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Issue #1768      March 8, 2017

Book Review by Rob Gowland

Master of Photography

I’m not telling Guardian readers anything new when I say that commercial television is an adjunct of the advertising industry. TV broadcasters make their money by selling advertising time on air to the advertising industry: the more people who tune in to a channel, the more it can charge for its advertising time.

Master of Photography – from the theme “The Beauty of Rome”.

The only function of the programs is to attract as many viewers as possible to tune in to be exposed to the ads the channel is running. The quality of the program is purely incidental, an unwanted inconvenience that TV executives strive to avoid. If the broadcasters could attract viewers with just ads that is all they would run.

Over the years, governments have had to issue regulations preventing TV stations from trying to insert ads into the actual programs. The intrusive advertising plastered all over sporting fixtures so broadcasters can’t miss it is nothing compared to what the advertising industry would try to get away with if they had their way.

Television has the potential to be a great tool for the development and promotion of education and culture. Only public broadcasters that are not driven by the need to maximise profits and are not tied to the advertising industry can fulfil that potential. They are certainly the only ones that have ever tried to. Capitalism, however, is predominantly interested in the money-making possibilities of TV. As Frank Packer said when he established Channel 9, “A commercial TV license is a license to print money!”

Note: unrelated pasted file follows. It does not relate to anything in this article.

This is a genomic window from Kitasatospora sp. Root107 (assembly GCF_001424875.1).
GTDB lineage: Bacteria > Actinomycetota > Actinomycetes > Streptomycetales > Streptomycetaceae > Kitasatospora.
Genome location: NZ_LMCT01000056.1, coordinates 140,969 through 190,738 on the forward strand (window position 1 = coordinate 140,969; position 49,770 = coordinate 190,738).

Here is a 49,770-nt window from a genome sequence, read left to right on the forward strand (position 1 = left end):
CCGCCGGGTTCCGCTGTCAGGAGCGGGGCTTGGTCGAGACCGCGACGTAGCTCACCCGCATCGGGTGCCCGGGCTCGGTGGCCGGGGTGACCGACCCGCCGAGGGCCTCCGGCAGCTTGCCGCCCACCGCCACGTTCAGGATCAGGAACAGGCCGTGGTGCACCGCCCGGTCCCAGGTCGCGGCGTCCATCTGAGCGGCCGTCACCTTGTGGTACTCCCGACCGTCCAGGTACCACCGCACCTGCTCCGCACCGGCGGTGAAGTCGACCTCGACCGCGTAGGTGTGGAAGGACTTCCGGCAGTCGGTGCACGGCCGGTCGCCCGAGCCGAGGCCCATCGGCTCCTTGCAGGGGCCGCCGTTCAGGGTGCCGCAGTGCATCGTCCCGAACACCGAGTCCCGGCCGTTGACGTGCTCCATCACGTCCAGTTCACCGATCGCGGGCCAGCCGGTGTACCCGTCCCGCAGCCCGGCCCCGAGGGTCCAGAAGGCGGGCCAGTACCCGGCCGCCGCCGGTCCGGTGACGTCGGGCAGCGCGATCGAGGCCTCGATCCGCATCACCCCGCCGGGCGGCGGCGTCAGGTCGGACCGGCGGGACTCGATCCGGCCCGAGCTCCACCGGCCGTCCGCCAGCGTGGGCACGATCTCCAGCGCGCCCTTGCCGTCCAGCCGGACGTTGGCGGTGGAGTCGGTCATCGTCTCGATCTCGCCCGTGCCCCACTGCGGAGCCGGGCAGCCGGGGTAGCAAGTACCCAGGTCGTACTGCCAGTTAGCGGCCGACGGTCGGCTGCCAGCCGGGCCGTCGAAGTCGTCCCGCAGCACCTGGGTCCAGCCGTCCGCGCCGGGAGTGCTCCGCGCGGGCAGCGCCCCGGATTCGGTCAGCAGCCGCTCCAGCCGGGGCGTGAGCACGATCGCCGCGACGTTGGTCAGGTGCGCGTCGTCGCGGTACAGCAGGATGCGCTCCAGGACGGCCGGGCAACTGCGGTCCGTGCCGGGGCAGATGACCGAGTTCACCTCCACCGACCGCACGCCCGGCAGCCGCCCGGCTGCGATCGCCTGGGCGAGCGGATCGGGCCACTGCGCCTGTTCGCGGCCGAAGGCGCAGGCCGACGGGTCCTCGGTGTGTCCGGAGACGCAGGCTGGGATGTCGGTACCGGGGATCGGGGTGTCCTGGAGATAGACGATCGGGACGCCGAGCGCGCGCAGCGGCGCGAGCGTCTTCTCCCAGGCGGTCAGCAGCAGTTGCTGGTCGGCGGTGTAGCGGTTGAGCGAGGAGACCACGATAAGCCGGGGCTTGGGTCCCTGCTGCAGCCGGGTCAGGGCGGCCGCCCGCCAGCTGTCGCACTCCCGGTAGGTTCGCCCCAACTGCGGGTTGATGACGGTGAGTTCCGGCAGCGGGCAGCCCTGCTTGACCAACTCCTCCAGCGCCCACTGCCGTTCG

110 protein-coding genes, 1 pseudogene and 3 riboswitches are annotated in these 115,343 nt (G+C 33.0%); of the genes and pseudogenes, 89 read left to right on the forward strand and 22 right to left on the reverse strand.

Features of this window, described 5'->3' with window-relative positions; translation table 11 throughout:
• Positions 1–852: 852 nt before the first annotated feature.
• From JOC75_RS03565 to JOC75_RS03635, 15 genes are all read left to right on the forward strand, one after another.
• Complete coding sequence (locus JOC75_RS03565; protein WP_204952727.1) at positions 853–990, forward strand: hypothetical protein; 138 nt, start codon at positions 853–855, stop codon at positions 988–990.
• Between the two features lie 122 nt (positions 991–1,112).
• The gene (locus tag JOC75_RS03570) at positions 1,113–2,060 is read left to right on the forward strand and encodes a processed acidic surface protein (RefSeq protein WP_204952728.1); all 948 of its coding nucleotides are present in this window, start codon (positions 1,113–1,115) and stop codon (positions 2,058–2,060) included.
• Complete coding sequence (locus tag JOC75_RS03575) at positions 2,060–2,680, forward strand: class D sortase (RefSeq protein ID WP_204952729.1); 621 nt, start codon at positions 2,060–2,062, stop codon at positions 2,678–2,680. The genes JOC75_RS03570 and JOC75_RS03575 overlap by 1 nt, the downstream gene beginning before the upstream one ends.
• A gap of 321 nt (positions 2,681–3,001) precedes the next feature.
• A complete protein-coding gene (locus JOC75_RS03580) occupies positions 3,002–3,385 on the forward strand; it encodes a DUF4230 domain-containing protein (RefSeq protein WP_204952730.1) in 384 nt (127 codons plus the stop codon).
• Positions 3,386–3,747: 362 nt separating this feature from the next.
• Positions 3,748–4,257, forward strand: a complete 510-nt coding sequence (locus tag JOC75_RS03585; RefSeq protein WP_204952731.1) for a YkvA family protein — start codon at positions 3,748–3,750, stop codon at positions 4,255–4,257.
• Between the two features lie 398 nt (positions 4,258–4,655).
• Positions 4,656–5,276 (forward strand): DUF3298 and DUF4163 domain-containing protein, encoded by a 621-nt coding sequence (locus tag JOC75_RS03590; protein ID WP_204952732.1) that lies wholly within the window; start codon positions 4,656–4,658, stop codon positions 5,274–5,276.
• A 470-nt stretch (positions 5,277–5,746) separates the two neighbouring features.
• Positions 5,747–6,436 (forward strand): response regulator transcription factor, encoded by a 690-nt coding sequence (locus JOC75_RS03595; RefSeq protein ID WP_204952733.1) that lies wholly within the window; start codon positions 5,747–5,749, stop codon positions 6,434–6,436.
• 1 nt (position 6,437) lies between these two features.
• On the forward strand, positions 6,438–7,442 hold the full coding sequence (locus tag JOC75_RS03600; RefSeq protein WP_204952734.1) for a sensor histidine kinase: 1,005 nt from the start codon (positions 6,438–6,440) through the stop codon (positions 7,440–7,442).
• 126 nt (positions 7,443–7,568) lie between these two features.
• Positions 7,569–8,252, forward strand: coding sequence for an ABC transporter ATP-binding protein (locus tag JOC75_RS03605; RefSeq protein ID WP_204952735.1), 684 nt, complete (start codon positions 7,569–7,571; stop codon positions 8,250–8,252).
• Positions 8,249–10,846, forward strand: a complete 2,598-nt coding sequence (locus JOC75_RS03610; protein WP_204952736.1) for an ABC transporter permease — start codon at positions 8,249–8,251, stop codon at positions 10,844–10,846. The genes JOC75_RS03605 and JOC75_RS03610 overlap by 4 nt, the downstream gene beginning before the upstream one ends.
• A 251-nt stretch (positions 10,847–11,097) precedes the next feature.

Pay-TV is a hybrid variant in which people subscribe to a TV channel, paying directly for their viewing content. Although not so dependent on ads, it is subject to the popularity of its programs for its profitability. So even here, minority programming is eschewed.

In Australia, our once prestigious national public broadcasters, the ABC and SBS, have both been crippled by funding cuts and government interference. SBS has been made to rely on ads while the ABC has had a former Murdoch executive foisted on it as CEO. With commercial TV essentially unchallenged now, the result is a TV schedule full of copy-cat programs all aimed squarely at the lowest-common-denominator among viewers.

Commercial television, supported by the rest of the capitalist media, devotes considerable time and effort to convincing the viewing public that its unimaginative, trivialised programming is actually important, significant and rewarding. A combination of propaganda and absence of any real choice results in people watching with simulated enthusiasm endless variations on My Kitchen Rules, or X Factor or meaningless sporting competitions invented purely for television.